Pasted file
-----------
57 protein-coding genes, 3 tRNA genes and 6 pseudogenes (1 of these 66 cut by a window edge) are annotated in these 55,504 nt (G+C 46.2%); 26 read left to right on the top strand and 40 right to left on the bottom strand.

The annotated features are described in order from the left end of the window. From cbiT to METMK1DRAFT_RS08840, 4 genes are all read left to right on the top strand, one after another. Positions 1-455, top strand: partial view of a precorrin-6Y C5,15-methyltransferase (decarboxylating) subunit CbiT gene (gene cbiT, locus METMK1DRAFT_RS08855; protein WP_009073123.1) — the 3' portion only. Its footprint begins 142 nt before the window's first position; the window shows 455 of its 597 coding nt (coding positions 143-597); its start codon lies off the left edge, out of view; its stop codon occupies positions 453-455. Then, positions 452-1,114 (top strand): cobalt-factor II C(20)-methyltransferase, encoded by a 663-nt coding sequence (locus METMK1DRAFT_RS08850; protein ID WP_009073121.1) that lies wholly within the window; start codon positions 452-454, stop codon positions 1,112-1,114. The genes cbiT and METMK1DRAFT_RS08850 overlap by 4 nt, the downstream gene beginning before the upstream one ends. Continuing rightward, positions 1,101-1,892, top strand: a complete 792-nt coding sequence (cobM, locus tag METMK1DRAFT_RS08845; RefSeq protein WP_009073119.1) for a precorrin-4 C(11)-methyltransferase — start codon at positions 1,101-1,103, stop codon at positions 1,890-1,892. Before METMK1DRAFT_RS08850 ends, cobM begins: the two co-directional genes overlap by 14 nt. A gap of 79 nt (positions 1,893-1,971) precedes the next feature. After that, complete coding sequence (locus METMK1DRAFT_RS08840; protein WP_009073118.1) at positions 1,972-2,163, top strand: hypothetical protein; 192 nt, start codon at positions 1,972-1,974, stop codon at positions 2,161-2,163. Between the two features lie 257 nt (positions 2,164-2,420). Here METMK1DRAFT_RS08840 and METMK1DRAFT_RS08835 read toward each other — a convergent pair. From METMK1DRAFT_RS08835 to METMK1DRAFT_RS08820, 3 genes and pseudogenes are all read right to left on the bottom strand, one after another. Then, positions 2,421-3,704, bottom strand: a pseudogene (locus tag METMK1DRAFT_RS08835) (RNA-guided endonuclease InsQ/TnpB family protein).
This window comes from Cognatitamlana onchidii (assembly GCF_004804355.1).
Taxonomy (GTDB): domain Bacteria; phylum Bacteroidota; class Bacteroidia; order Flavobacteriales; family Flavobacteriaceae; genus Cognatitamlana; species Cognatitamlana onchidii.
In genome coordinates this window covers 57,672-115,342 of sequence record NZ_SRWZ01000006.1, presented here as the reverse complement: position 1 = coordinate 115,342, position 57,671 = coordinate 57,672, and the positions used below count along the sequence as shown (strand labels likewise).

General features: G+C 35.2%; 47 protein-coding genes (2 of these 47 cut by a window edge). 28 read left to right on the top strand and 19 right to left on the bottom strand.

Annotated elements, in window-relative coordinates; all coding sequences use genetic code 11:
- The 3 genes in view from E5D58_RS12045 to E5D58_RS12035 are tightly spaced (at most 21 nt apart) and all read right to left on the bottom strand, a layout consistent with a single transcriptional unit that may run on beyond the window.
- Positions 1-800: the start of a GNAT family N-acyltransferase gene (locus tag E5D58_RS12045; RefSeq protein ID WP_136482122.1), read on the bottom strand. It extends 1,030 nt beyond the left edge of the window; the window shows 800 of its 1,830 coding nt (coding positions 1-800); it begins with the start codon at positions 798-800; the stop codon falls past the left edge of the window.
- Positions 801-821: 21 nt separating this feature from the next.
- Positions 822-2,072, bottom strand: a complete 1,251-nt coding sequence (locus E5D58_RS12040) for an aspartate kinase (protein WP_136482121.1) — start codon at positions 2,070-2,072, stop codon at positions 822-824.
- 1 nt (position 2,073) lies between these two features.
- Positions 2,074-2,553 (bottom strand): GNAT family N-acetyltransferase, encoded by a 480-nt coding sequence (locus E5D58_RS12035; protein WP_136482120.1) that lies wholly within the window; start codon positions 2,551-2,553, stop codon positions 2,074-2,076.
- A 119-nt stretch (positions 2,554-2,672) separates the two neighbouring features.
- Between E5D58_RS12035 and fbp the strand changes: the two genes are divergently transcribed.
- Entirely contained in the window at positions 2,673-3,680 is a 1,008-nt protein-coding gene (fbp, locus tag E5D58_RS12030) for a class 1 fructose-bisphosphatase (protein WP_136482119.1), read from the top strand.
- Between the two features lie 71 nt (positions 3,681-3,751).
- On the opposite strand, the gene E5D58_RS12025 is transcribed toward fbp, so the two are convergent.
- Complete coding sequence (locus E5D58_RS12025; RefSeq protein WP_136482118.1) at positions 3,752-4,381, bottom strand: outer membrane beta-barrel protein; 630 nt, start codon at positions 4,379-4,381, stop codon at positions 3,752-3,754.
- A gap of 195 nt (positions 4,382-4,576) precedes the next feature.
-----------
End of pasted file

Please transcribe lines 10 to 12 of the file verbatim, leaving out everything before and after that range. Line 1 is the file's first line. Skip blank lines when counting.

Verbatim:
- Positions 801-821: 21 nt separating this feature from the next.
- Positions 822-2,072, bottom strand: a complete 1,251-nt coding sequence (locus E5D58_RS12040) for an aspartate kinase (protein WP_136482121.1) — start codon at positions 2,070-2,072, stop codon at positions 822-824.
- 1 nt (position 2,073) lies between these two features.